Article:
Normally, when I have trouble getting started with a book, even if I end up loving it, I’ll deduct a star or half as penance. But you know what? Fuck it, this book redeemed itself rather quickly and then had the audacity to make me want to cry. (Not actually cry because my reading heart is made of stone, but WANT to cry). So five stars it is.

Narrated by Death, The Book Thief is the story of Leisel Meminger, who finds herself living with a foster family just outside of Munich, after her mother puts her in foster care, and her younger brother dies. It didn’t take very long for Leisel, and her foster parents Hans and Rosa, to find a place in my heart – whether good or bad, almost all of the characters, and especially the main characters of The Book Thief are larger than life. I loved both Leisel and her best friend Rudy, her foster father Hans, but most tellingly, the seemingly abrasive Rosa Hubermann who really does have a heart of gold (albeit a well-hidden one), and on and on – Zusak invests a lot in his characters and it was so easy to imagine them in my mind.

The most telling thing, however, is that I loved this book despite two things that would normally irritate me:

- Death tends to go off on one a little bit – the colours, the way of speaking, at times it was beautiful and poetic, at other times I thought perhaps he’d been partaking in an afternoon tipple.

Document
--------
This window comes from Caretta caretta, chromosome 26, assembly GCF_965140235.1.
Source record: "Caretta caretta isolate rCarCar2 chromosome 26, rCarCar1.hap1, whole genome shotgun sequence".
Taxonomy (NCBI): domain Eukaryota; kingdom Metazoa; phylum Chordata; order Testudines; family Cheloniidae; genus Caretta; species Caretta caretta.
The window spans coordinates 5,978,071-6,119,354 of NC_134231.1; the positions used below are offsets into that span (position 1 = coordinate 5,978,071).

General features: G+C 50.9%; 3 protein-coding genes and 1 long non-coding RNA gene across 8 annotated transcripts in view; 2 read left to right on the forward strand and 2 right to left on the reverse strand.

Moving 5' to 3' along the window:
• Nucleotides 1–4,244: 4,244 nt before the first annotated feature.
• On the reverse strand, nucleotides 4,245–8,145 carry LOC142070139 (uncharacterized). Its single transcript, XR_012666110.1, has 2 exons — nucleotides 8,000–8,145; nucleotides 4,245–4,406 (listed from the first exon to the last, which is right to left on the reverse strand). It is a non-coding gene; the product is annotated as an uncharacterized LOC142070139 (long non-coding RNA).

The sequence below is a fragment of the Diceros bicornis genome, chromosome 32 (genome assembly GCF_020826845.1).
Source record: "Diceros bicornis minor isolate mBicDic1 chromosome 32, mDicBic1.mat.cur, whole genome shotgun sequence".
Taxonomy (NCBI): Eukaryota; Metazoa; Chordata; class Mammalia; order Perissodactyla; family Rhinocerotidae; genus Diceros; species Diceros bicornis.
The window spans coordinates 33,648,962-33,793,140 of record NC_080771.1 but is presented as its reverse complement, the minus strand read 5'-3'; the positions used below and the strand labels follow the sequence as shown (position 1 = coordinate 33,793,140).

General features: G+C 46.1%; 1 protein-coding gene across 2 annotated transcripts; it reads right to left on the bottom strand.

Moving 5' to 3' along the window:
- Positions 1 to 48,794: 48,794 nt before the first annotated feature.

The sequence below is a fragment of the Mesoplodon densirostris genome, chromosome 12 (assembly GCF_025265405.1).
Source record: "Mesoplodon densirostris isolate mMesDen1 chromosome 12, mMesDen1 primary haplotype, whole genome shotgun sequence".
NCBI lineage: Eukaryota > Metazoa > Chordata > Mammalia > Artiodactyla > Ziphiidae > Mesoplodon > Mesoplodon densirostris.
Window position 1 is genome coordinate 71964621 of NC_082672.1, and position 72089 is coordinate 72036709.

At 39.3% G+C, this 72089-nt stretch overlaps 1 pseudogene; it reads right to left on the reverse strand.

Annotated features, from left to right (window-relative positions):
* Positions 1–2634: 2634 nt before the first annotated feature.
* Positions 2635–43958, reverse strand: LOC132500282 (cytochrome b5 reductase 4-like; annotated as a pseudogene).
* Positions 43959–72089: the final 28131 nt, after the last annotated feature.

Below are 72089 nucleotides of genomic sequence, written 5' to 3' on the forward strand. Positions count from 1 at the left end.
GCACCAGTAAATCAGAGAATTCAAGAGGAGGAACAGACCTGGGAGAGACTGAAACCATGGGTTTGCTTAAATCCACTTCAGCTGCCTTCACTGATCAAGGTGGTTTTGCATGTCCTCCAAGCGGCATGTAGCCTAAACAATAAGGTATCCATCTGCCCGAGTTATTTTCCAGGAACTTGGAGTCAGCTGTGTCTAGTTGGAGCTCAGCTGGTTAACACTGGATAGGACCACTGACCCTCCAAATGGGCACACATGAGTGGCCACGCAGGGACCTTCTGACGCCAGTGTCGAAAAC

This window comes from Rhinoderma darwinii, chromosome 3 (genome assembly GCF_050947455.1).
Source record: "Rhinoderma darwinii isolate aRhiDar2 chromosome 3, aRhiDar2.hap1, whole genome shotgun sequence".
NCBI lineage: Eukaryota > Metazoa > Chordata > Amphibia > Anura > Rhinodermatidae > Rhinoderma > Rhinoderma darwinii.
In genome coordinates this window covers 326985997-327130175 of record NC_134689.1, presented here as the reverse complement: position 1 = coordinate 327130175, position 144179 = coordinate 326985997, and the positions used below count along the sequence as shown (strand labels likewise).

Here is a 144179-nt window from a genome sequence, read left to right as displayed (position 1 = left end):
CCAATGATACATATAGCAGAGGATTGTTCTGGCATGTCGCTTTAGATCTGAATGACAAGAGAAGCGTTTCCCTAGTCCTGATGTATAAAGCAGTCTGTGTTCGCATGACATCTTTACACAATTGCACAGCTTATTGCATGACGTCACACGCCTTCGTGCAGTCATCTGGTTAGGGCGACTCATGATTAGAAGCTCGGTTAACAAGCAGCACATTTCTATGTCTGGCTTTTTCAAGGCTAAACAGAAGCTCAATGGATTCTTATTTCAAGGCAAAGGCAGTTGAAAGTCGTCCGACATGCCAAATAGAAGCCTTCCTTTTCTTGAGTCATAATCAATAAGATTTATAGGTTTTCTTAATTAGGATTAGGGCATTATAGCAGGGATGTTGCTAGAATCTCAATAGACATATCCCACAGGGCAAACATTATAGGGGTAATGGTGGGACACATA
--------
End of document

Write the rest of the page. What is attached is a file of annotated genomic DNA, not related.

- The story is not linear – Death occasionally jumps back and forth, and he’s a terrible one for dropping hints, or even outright telling part of the story before Leisel’s story has arrived at that point.

So in the end, I loved The Book Thief - so much that I also bought the movie tie-in enhanced Kindle version and the audiobook so I could read for every possible second. Its great historical fiction with fantastic characters, a unique narrator and although a little unconventional in approach, it’s definitely memorable.

06 May 2015

Review: We Are All Made of Stars by Rowan Coleman

We Are All Made of Stars by Rowan Coleman
Expected Publication: 21 May 2015 by Ebury Press

Pages: 400

Genre/s: Contemporary, Adult

Publisher for review

Find it: Goodreads ~ Amazon


What if you had just one chance, one letter you could leave behind for the person you love? What would you write?

Stella Carey has good reason to only work nights at the hospice where she is a nurse. Married to a war veteran who has returned from Afghanistan brutally injured, Stella leaves the house each night as Vincent locks himself away, unable to sleep due to Post Traumatic Stress Disorder.